The Clippers, who didn’t want to take a major step back after Chris Paul‘s departure, must confront an even more uneasy reality.
Giannis Antetokounmpo – one of the NBA’s best players – won’t help new Bucks teammate Eric Bledsoe in a revenge game against the Suns tonight.
Not only is Milwaukee missing Mirza Teletovic and John Henson (and Matthew Dellavedova and Jabari Parker), Antetokounmpo is out.
Matt Velazquez of the Milwaukee Journal Sentinel:
Antetokounmpo will miss Wednesday’s game against the Phoenix Suns due to right knee soreness.
Antetokounmpo says his knee soreness is the same injury he dealt with in the off-season, which caused him to withdraw from the Greek national team.
“It feels good,” Antetokounmpo said after sitting out shootaround. “I’m just trying to be careful with it and not make any damage. That’s it, because it’s a long season and I’m trying to be careful.”
The Bucks have been outscored by 18.6 points per 100 possessions without Antetokounmpo this season (and are +2.3 without him). Phoenix isn’t good, but neither is Milwaukee without Antetokounmpo.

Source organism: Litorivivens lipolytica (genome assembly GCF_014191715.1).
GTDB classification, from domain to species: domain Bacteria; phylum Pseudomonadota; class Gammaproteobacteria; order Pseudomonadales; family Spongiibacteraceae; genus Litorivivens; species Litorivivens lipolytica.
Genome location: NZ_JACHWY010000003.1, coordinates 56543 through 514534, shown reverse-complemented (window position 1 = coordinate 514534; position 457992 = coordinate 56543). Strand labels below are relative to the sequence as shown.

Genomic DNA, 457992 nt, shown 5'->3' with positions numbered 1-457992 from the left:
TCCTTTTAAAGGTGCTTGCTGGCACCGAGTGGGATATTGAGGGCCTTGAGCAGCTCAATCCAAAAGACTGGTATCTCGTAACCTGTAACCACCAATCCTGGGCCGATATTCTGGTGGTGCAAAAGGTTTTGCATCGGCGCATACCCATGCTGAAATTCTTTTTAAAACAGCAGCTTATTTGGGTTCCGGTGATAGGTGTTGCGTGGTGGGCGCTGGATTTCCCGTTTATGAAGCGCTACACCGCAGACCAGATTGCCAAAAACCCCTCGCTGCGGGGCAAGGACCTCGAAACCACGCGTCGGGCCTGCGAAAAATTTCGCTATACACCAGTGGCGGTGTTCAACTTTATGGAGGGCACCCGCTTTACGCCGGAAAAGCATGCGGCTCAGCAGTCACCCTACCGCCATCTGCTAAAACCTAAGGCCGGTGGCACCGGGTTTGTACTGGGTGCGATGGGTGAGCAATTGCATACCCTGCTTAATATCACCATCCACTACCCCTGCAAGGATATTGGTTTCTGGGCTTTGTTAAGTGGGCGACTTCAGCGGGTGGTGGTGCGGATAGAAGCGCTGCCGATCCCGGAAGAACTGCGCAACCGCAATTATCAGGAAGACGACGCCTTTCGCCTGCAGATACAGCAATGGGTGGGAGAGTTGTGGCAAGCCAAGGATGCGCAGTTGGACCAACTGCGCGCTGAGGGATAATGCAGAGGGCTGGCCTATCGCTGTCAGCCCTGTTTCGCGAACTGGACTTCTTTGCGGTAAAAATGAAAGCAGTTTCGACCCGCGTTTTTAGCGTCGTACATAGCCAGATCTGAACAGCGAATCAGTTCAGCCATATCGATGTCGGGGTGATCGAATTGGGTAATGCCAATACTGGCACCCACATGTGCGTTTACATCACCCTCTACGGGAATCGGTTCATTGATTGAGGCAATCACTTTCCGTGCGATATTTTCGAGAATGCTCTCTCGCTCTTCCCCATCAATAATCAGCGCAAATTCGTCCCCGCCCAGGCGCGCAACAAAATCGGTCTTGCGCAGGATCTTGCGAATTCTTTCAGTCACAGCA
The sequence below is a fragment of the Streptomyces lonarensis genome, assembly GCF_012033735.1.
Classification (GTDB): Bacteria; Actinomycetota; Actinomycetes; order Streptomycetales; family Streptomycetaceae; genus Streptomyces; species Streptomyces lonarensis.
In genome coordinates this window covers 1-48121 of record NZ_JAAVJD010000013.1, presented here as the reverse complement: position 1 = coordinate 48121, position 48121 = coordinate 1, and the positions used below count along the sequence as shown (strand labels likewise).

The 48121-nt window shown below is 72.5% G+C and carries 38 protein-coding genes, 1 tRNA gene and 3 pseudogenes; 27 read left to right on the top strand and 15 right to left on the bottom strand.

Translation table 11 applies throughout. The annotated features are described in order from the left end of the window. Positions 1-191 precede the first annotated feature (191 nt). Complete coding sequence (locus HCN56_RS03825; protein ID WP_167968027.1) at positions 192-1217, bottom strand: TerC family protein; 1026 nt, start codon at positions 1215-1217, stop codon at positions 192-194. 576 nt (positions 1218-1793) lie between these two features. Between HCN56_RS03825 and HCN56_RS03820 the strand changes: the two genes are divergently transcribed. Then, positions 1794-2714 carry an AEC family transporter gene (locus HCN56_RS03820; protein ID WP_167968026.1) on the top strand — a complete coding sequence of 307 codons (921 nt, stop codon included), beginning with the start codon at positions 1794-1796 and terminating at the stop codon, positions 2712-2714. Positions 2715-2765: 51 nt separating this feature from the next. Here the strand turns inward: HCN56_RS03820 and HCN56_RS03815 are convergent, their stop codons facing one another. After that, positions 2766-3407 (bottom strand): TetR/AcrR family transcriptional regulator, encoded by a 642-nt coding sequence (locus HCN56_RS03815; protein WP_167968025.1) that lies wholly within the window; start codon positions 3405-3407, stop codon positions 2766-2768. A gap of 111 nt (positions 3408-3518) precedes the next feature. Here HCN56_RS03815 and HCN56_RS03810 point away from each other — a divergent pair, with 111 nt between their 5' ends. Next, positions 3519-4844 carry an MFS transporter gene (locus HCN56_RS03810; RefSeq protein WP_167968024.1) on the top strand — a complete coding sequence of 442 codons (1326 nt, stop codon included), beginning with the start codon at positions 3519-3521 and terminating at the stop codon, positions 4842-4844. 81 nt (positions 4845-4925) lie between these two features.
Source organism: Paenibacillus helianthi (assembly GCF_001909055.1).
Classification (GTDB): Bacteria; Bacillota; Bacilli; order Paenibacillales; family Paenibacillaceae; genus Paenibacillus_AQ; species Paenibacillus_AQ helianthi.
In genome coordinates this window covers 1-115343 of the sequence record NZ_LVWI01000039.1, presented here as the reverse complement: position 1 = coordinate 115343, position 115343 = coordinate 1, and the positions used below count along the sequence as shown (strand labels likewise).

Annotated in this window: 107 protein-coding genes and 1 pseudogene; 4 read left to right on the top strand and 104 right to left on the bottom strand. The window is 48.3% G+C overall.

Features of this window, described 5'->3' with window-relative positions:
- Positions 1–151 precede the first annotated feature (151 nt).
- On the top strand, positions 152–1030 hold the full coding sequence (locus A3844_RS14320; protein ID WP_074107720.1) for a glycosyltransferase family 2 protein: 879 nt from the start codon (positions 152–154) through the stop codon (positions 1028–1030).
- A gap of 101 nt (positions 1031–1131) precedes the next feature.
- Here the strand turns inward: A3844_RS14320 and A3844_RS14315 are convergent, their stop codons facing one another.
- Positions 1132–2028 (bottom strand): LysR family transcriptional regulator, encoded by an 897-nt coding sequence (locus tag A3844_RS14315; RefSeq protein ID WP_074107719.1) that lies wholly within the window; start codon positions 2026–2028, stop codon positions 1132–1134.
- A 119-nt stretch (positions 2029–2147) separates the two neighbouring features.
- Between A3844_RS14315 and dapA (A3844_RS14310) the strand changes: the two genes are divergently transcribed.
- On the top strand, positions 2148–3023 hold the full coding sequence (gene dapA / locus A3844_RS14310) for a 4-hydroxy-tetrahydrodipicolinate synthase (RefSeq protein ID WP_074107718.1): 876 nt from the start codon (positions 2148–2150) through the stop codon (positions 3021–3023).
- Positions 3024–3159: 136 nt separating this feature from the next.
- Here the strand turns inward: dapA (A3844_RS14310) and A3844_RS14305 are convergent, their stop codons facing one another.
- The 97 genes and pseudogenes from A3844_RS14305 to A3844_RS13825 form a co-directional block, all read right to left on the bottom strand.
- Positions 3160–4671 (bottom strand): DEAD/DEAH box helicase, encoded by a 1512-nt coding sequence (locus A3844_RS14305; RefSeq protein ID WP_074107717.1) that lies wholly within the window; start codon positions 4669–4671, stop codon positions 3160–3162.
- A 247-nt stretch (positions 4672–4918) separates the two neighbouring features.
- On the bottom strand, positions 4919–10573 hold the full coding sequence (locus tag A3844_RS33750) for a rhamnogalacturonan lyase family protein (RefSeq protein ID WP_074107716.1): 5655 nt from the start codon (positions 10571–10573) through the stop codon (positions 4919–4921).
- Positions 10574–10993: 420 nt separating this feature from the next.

I don’t think Bledsoe will mind a chance to get more aggressive tonight, though.
NBA commissioner Adam Silver said his league would look into placing a franchise in Mexico City.
Meanwhile, the NBA’s minor-league has affiliates for 26 of 30 NBA teams and counting. The league also has youth academies in China, India, Australia and Senegal – and also counting.
Jonathan Givony of ESPN:
The NBA will announce a new basketball development and training academy in Mexico City during the Global Games December 7th and 9th, in conjunction with CONADE (Mexico’s National Commission for Physical Culture and Sport) and the Mexican Basketball Federation, sources told ESPN.
Mexico City could emerge as the 31st G League franchise, where prospects from the seven academies graduate up to, according to sources.
A minor-league team in Mexico City could be a nice testing ground for an NBA franchise. An unaffiliated minor-league team is also an interesting wrinkle, especially how it’d be stocked.
Ultimately, experimentation is a purpose of the NBA’s minor league. This would be running multiple test cases at once.